There may be an alternative explanation for why LD might seem to run in families. Some learning difficulties may actually stem from the family environment. For example, parents who have expressive language disorders might talk less to their children, or the language they use may be distorted. In such cases, the child lacks a good model for acquiring language and therefore, may seem to be learning disabled.
Tobacco, Alcohol, and Other Drug Use -- Many drugs taken by the mother pass directly to the fetus. Research shows that a mother's use of cigarettes, alcohol, or other drugs during pregnancy may have damaging effects on the unborn child. Therefore, to prevent potential harm to developing babies, the U.S. Public Health Service supports efforts to make people aware of the possible dangers of smoking, drinking, and using drugs.
Scientists have found that mothers who smoke during pregnancy may be more likely to bear smaller babies. This is a concern because small newborns, usually those weighing less than 5 pounds, tend to be at risk for a variety of problems, including learning disorders.
Alcohol also may be dangerous to the fetus' developing brain. It appears that alcohol may distort the developing neurons. Heavy alcohol use during pregnancy has been linked to fetal alcohol syndrome, a condition that can lead to low birth weigh, intellectual impairment, hyperactivity, and certain physical defects. Any alcohol use during pregnancy, however, may influence the child's development and lead to problems with learning, attention, memory, or problem solving. Because scientists have not yet identified "safe" levels, alcohol should be used cautiously by women who are pregnant or who may soon become pregnant.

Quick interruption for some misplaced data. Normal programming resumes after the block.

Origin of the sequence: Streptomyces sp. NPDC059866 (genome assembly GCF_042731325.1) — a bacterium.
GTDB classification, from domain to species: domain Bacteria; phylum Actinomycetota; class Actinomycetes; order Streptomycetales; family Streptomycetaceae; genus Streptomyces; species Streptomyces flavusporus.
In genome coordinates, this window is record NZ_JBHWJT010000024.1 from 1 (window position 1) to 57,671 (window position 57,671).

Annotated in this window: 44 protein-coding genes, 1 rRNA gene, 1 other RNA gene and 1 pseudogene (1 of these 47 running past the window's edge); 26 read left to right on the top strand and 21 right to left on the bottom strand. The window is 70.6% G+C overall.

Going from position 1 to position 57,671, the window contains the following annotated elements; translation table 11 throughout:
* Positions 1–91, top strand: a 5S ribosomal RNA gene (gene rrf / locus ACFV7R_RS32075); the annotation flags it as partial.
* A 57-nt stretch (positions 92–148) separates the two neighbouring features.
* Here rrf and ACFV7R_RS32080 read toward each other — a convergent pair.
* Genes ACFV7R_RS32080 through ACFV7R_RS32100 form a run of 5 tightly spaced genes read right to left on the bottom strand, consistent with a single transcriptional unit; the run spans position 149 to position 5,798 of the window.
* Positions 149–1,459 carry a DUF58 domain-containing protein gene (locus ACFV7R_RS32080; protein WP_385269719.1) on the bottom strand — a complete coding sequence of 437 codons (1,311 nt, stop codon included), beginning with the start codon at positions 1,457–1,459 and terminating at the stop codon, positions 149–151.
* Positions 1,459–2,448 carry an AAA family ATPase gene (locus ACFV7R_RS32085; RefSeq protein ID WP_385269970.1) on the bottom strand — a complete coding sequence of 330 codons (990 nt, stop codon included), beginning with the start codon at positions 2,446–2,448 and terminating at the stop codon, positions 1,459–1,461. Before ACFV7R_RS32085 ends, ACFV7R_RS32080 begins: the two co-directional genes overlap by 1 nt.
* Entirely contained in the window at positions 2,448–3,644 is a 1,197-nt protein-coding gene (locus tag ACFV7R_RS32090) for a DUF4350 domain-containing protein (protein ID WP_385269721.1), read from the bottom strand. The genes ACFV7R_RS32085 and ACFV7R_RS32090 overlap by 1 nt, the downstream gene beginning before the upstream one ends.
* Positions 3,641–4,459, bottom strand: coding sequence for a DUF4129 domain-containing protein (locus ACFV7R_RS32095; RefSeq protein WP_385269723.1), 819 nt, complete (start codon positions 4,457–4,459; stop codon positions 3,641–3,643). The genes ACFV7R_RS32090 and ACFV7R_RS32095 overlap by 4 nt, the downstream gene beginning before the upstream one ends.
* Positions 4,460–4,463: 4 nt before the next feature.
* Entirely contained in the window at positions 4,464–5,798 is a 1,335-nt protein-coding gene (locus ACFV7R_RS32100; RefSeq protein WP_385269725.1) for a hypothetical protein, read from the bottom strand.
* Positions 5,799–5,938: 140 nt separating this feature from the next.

Drugs such as cocaine--especially in its smokable form known as crack--seem to affect the normal development of brain receptors. These brain cell parts help to transmit incoming signals from our skin, eyes, and ears, and help regulate our physical response to the environment. Because children with certain learning disabilities have difficulty understanding speech sounds or letters, some researchers believe that learning disabilities, as well as ADHD, may be related to faulty receptors. Current research points to drug abuse as a possible cause of receptor damage.
Problems During Pregnancy or Delivery -- Other possible causes of learning disabilities involve complications during pregnancy. In some cases, the mother's immune system reacts to the fetus and attacks it as if it were an infection. This type of disruption seems to cause newly formed brain cells to settle in the wrong part of the brain. Or during delivery, the umbilical cord may become twisted and temporarily cut off oxygen to the fetus. This, too, can impair brain functions and lead to LD.